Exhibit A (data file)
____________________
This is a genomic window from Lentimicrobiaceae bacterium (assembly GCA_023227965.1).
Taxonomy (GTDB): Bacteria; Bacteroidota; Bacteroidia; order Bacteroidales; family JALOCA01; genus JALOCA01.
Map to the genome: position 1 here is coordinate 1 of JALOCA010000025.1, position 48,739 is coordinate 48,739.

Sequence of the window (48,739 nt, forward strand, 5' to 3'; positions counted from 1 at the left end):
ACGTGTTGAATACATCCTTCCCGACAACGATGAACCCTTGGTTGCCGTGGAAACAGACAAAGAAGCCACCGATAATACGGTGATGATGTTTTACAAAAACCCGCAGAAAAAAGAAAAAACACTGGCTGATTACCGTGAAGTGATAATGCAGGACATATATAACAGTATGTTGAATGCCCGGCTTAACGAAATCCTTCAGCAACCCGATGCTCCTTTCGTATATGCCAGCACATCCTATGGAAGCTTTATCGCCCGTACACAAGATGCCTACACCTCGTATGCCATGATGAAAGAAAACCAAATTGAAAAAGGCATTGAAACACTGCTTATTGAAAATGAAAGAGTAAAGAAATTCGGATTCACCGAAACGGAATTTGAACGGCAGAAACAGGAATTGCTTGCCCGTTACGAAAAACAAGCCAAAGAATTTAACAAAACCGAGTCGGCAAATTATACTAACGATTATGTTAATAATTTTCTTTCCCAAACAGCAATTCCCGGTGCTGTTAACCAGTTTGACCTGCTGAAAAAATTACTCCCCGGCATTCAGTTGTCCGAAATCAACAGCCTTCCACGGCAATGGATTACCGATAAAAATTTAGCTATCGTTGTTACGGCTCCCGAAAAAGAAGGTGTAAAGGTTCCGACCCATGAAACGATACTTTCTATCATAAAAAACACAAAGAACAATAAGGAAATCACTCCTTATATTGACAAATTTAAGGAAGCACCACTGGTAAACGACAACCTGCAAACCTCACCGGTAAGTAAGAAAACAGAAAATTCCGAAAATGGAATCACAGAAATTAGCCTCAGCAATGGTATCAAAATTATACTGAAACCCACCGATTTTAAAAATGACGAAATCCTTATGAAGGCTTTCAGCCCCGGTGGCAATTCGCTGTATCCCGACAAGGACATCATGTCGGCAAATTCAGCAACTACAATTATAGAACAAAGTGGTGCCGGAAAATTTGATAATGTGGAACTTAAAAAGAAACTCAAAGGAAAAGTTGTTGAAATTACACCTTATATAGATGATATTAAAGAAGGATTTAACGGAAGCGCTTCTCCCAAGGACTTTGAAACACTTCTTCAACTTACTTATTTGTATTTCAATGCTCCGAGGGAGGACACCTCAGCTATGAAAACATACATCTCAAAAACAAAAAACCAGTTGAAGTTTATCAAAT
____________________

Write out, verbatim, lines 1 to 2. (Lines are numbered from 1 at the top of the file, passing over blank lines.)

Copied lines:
This is a genomic window from Lentimicrobiaceae bacterium (assembly GCA_023227965.1).
Taxonomy (GTDB): Bacteria; Bacteroidota; Bacteroidia; order Bacteroidales; family JALOCA01; genus JALOCA01.